Multiband Compressor Tips
A multiband compressor will let multiple frequency ranges (bands) have different compression settings. Compressor's typically affect the entire range of frequencies.
Audio engineers use these for many different purposes. Here are 3 simple problems where using a multiband compressor could help you out.
One major use would be on a group of drum tracks. A common problem for many is that your kick drum is too strong and making your mix sound muddy or have too much rumble. You could compress the low frequencies of the kick and leave the high frequencies of the other drum sounds uncompressed. If you were to use an EQ, then it would start to actually remove the low end of the kick. Compressing the entire low end of the drum bus would just put some control over it without deleting all the other frequencies.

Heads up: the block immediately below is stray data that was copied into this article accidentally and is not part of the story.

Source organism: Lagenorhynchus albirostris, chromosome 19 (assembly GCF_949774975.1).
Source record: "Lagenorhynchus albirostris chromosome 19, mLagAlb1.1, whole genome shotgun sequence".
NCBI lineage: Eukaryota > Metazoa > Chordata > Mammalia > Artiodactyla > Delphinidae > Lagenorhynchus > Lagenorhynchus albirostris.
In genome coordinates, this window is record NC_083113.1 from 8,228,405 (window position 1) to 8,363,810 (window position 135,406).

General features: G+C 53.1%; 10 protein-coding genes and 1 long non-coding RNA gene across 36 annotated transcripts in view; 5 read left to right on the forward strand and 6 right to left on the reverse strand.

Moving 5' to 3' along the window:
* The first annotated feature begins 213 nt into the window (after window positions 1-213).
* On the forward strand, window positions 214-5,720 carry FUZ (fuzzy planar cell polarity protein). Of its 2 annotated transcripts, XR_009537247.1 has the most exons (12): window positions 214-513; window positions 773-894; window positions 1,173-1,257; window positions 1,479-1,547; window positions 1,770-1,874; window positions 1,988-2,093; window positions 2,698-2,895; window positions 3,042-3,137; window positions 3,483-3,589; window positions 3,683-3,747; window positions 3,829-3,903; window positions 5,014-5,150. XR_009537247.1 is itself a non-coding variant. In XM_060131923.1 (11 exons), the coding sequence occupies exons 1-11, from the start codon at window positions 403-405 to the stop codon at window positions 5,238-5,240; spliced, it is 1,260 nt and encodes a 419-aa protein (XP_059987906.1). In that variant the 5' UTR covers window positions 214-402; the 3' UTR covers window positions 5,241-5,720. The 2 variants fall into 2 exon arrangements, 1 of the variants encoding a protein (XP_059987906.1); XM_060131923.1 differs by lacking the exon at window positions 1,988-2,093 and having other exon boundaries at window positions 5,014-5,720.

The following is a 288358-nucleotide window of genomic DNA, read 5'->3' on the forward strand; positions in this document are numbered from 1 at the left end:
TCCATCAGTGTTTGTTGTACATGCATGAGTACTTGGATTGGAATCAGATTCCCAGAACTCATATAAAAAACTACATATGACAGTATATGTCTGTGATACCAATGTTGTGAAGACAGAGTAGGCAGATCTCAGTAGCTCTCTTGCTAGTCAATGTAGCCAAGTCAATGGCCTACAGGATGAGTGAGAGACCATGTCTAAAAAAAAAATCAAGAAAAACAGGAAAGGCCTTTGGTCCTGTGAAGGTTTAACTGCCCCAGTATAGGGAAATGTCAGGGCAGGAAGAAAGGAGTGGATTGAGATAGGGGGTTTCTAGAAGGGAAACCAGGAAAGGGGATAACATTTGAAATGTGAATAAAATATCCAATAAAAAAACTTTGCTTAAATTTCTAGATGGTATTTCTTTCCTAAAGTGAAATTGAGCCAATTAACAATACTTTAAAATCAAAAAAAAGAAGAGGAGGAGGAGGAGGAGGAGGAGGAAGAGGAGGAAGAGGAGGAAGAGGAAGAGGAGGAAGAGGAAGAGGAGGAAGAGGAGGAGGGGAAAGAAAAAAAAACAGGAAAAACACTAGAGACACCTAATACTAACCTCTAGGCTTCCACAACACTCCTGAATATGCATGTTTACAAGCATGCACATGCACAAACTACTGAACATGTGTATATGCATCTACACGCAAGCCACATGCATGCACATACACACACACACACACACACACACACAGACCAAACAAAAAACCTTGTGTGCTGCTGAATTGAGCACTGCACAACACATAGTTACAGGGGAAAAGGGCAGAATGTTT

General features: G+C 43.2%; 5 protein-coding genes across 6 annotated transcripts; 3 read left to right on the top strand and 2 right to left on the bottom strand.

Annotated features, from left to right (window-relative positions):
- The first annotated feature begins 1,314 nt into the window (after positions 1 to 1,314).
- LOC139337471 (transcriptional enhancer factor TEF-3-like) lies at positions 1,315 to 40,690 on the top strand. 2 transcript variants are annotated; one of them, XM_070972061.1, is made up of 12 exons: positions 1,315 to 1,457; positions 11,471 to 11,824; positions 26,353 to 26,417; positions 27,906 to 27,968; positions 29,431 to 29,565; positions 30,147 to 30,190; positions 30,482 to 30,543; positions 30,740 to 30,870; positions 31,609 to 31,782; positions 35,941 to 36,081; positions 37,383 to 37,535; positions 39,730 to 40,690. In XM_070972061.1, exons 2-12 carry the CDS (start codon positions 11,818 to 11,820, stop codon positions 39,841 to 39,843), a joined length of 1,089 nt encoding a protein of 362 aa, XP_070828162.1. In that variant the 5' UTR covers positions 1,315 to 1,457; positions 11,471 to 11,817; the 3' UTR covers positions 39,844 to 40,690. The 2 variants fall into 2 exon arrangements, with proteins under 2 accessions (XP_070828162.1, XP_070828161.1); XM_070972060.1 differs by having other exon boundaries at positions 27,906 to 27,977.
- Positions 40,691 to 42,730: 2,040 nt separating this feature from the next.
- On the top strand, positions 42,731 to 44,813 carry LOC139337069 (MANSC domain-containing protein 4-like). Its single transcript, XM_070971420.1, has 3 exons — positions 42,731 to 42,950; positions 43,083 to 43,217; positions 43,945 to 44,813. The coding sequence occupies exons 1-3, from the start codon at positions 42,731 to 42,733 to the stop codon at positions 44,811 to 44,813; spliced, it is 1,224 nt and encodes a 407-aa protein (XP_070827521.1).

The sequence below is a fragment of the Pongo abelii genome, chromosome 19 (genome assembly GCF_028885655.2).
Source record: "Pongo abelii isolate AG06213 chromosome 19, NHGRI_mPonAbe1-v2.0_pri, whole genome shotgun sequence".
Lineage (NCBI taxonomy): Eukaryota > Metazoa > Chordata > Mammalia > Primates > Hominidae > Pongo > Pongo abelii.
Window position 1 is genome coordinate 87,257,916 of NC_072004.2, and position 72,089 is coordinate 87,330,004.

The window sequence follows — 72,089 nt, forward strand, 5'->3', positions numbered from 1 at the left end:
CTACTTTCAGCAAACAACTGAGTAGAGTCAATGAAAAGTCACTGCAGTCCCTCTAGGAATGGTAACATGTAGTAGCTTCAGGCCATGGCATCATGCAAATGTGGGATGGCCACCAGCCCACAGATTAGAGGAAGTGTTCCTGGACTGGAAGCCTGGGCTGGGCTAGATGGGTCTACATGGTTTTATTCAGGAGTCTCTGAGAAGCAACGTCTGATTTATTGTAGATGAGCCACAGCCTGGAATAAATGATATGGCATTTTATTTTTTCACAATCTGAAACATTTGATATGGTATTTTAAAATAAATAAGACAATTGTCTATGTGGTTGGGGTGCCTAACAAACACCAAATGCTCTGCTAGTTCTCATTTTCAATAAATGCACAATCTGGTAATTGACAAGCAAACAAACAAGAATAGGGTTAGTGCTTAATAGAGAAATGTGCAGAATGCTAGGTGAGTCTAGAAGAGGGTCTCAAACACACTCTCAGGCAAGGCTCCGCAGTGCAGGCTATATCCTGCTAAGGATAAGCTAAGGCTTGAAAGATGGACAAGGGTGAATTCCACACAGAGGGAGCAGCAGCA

A second use would be making vocals throughout a song sound even and consistent. When recording vocals, there is a huge dynamic range (highs and lows in db) when the singer moves closer and further from the mic. The chorus and verses will most likely fall into close but separate frequency ranges. Use a multiband compressor by placing a band for the chorus separately from a band for the verses. Adjust accordingly so the vocals are consistent throughout the whole song.
Toms and Snares as well as other drum elements are sometimes prone to leave a ringing noise. Instead of notching out the sound entirely with an EQ. Find the ringing frequency range, then use a band from the multiband compresor to control the ring alone. Sometimes frequency-specific compression will work better then just notching out the problem area.
The multiband compressor really is a multifaceted tool. These are some practical uses. It seems to work best on complex mixes or complex instruments like piano. It's a great tool to make late, last minute changes in your mixes.